interesting! mushrooms and vitamin D4

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interesting! mushrooms and vitamin D4

Postby jimmylegs » Sat Feb 11, 2017 8:38 am

knowing in a very general way that mushrooms are a source of vit D2, i've always wondered about the related claims on cans of soup etc. today i just happened to follow up on the lingering question, with these interesting results:

Vitamin D4 in mushrooms and yeast (2013)
http://open.bu.edu/bitstream/handle/214 ... r_2013.pdf

De Luca, Weller, Blunt, & Neville, (1968) reported that the biological activity of vitamin D4 in rats with rickets was approximately 60% as effective in the treatment of the disease as compared to treatment using vitamin D3.
Previously, it was assumed that mushrooms could only produce vitamin D2 . The results of this study confirms recent research that has previously identified provitamin D4 and vitamin D4 in various edible mushroom species including white button, crimini, portabella, enoki, shiitake, maitake, oyster, morel, and chanterelle (Phillips, Horst, Koszewski, & Simon, 2012).
Vitamin D4 in Mushrooms (2012)
http://journals.plos.org/plosone/articl ... ne.0040702

An unknown vitamin D compound was observed in the HPLC-UV chromatogram of edible mushrooms in the course of analyzing vitamin D2 as part of a food composition study and confirmed by liquid chromatography-mass spectrometry to be vitamin D4 (22-dihydroergocalciferol). Vitamin D4 was quantified by HPLC with UV detection .... White button, crimini, portabella, enoki, shiitake, maitake, oyster, morel, chanterelle, and UV-treated portabella mushrooms were analyzed, as four composites each of a total of 71 samples from U.S. retail suppliers and producers. Vitamin D4 was present (>0.1 µg/100 g) in a total of 18 composites and in at least one composite of each mushroom type except white button. The level was highest in samples with known UV exposure: vitamin D enhanced portabella, and maitake mushrooms from one supplier (0.2–7.0 and 22.5–35.4 µg/100 g, respectively). Other mushrooms had detectable vitamin D4 in some but not all samples. In one composite of oyster mushrooms the vitamin D4 content was more than twice that of D2 (6.29 vs. 2.59 µg/100 g). Vitamin D4 exceeded 2 µg/100 g in the morel and chanterelle mushroom samples that contained D4, but was undetectable in two morel samples. The vitamin D4 precursor 22,23-dihydroergosterol was found in all composites (4.49–16.5 mg/100 g). Vitamin D4 should be expected to occur in mushrooms exposed to UV light, such as commercially produced vitamin D enhanced products, wild grown mushrooms or other mushrooms receiving incidental exposure. Because vitamin D4 coeluted with D3 in the routine HPLC analysis of vitamin D2 and an alternate mobile phase was necessary for resolution, researchers analyzing vitamin D2 in mushrooms and using D3 as an internal standard should verify that the system will resolve vitamins D3 and D4.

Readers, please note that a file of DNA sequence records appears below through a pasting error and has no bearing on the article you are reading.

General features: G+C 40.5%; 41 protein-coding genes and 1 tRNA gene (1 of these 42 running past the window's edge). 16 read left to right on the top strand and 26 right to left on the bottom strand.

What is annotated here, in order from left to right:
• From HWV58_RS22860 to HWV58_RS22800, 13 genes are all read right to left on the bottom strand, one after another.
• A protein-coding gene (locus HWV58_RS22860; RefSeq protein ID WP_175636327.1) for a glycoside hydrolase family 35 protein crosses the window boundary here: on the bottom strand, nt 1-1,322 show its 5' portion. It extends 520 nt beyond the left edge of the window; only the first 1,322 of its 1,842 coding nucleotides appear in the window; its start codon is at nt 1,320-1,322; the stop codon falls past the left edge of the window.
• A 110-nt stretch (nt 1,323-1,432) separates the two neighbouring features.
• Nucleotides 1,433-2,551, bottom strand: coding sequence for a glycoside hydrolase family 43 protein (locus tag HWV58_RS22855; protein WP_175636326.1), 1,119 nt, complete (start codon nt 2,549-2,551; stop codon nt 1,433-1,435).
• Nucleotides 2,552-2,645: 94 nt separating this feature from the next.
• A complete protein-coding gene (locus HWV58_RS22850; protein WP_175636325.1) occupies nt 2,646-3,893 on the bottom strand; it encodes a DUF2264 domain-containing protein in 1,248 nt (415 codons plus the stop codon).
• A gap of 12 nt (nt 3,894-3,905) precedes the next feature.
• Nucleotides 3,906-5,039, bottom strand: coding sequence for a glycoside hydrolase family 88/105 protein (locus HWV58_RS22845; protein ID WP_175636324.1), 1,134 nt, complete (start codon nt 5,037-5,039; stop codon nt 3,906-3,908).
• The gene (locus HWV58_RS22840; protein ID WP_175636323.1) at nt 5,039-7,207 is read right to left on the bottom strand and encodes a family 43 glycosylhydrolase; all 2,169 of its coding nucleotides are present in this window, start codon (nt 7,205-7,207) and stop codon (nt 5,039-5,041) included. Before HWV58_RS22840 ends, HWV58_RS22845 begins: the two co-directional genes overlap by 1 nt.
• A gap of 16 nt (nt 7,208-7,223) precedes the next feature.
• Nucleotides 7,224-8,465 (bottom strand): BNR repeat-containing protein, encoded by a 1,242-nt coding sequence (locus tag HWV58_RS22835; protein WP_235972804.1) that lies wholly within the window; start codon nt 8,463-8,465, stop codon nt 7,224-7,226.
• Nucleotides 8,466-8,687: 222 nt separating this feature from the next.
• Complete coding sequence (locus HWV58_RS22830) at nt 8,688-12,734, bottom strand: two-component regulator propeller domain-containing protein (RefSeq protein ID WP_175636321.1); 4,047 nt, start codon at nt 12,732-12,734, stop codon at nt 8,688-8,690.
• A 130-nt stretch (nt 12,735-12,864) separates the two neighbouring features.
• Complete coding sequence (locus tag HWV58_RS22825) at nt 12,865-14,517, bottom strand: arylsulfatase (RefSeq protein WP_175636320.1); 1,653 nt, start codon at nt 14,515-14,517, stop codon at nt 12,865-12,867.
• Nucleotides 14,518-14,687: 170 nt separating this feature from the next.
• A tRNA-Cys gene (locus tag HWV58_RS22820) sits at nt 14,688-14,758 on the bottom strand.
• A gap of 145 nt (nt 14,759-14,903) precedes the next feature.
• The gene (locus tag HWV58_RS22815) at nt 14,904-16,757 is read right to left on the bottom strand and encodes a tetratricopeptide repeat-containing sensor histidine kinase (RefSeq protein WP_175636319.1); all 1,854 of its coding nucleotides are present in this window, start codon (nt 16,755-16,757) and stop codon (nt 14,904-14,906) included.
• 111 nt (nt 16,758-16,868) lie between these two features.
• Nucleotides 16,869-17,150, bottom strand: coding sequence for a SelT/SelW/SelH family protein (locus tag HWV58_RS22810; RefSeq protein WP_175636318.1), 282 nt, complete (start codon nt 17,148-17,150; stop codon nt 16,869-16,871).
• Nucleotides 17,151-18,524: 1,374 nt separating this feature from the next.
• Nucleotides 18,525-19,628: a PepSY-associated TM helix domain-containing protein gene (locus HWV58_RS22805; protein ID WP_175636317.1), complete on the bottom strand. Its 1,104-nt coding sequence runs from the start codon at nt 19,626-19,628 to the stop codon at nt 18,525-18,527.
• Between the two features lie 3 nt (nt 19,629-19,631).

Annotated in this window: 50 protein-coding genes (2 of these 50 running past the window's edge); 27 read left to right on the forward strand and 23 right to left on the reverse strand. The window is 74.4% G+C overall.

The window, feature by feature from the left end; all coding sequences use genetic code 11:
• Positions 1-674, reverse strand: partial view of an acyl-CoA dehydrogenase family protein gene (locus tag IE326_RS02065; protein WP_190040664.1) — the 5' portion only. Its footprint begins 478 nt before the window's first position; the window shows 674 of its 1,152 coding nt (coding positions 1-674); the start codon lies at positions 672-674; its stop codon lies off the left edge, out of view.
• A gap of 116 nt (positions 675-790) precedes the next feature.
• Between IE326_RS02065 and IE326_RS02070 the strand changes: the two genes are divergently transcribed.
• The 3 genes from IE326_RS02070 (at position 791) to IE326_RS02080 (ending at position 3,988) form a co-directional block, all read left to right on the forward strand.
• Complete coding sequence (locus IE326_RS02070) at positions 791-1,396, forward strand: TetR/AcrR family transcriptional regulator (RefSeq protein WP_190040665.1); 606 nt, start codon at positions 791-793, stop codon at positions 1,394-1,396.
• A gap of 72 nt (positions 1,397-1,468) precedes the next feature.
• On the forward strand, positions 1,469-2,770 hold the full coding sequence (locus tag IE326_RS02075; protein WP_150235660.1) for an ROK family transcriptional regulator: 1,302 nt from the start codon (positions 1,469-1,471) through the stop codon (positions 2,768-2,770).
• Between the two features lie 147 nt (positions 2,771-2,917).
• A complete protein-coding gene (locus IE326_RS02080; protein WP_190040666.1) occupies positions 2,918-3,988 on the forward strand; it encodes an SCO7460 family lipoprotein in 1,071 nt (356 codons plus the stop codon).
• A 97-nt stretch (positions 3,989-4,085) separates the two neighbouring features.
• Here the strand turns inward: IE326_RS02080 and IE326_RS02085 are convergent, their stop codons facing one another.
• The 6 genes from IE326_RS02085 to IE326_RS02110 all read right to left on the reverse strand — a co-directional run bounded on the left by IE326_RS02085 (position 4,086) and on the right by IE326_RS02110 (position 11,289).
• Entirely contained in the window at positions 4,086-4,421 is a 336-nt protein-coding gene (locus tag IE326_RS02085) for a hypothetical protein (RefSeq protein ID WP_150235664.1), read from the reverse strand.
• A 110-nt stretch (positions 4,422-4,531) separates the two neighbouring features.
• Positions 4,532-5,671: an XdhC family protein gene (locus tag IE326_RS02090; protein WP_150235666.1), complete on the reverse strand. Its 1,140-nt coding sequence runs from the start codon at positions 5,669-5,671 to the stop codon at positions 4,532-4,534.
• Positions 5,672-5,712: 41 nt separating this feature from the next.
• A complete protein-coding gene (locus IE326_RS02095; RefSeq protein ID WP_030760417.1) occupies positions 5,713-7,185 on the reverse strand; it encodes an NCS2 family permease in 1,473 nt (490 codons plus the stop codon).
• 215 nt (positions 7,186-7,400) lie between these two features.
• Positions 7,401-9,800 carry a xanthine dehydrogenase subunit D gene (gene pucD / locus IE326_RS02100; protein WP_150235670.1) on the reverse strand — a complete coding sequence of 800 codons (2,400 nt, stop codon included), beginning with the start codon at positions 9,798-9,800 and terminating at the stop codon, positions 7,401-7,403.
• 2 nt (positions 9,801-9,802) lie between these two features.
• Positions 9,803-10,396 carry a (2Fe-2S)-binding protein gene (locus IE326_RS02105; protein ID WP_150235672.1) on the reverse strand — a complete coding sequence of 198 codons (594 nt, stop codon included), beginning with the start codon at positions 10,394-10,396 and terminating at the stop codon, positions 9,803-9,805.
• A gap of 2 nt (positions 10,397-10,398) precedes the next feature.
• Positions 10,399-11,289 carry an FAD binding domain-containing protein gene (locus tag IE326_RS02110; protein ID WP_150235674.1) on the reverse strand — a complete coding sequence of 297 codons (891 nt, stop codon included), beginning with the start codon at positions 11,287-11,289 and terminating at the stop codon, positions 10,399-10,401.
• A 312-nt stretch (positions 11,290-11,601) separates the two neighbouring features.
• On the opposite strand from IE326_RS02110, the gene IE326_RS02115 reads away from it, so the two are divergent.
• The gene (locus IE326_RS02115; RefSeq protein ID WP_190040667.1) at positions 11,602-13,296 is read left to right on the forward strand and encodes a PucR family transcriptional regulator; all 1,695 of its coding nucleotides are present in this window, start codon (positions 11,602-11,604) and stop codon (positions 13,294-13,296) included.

Vitamin D and sterol composition of ten types of mushrooms from retail suppliers in the United States (2011)
https://www.ars.usda.gov/research/publi ... 115=260850